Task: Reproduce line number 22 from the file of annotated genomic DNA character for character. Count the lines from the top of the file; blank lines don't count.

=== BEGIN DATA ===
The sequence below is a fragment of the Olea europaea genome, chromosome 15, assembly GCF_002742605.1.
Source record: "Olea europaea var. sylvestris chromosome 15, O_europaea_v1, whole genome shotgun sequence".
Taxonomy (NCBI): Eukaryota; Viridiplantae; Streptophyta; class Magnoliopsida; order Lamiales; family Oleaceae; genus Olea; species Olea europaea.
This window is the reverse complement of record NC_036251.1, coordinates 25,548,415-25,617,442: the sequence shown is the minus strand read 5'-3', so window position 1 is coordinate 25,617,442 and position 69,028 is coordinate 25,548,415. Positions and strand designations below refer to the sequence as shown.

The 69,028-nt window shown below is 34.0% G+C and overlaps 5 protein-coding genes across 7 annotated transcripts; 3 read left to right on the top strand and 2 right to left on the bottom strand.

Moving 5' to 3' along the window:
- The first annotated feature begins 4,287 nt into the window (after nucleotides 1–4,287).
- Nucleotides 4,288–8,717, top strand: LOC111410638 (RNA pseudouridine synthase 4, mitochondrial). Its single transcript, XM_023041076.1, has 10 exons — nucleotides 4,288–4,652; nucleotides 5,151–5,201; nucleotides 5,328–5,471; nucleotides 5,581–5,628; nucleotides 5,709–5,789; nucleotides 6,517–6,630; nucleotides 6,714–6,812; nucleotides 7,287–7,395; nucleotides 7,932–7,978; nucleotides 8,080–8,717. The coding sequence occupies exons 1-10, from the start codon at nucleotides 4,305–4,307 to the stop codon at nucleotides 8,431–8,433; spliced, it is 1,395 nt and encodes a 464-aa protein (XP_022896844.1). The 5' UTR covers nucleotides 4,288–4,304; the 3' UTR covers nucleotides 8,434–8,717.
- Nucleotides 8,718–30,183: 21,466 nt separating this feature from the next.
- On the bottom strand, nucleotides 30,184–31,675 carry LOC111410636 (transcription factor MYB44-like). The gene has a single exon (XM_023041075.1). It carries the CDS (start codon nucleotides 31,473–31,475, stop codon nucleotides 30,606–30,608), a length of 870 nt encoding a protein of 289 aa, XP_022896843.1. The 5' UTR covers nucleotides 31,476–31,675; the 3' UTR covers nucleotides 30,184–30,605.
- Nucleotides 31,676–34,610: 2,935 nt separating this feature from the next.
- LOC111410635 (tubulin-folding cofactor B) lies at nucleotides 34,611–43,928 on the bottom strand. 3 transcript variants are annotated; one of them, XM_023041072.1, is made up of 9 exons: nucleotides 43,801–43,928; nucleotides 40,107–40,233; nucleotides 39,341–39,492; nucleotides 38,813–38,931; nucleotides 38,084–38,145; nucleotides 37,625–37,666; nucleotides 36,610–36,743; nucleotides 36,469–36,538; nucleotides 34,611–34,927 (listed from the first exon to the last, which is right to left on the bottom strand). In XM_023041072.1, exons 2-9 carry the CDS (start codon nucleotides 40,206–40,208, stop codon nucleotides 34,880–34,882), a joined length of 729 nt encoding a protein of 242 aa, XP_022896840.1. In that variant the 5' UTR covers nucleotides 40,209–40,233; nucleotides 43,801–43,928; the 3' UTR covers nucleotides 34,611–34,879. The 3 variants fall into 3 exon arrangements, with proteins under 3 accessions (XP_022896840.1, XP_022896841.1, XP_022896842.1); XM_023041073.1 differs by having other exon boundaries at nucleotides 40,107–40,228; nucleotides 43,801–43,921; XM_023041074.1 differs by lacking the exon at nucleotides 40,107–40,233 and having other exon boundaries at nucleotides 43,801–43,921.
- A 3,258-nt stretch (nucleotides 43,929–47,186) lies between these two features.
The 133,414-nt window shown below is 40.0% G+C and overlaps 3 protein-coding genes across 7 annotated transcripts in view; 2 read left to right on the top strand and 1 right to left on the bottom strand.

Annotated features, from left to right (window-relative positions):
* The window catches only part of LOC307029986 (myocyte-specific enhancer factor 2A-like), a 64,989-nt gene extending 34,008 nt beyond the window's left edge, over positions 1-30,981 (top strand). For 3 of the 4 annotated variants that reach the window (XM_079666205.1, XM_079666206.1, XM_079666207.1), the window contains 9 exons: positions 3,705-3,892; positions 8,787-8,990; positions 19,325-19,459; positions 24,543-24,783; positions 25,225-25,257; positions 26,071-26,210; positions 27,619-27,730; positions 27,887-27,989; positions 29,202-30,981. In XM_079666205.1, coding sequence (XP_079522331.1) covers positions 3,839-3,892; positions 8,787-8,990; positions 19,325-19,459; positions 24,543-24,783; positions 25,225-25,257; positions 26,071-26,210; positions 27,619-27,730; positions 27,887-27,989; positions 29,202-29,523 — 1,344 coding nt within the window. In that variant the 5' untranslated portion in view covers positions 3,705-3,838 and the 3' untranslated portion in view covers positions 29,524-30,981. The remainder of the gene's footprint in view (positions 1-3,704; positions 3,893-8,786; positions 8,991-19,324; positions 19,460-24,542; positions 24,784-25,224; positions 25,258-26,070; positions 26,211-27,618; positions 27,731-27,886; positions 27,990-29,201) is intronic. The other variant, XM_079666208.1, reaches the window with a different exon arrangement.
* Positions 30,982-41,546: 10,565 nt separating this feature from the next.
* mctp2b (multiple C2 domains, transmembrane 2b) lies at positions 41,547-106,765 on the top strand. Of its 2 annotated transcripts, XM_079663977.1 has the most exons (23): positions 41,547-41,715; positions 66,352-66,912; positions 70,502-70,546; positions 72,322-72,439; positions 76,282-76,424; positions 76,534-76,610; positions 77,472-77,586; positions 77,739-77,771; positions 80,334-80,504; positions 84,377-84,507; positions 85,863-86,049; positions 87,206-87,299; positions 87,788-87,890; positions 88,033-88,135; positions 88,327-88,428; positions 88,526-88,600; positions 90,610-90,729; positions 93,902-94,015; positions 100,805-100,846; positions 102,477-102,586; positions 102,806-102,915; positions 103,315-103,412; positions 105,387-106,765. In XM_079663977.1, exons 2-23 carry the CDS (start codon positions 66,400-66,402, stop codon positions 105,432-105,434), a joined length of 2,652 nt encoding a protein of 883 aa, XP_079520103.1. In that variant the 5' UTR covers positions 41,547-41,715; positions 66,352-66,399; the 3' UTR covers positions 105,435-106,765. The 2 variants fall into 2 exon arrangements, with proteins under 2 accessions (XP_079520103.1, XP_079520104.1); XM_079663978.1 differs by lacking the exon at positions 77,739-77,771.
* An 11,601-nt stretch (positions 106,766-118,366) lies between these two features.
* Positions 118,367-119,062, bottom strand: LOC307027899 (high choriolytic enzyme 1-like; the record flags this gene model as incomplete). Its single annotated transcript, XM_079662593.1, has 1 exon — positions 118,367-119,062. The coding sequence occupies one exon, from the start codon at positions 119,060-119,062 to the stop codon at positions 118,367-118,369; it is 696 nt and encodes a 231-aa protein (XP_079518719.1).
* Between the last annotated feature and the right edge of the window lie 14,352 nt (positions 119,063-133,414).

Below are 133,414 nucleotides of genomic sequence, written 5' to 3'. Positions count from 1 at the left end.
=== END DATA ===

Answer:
Below are 133,414 nucleotides of genomic sequence, written 5' to 3'. Positions count from 1 at the left end.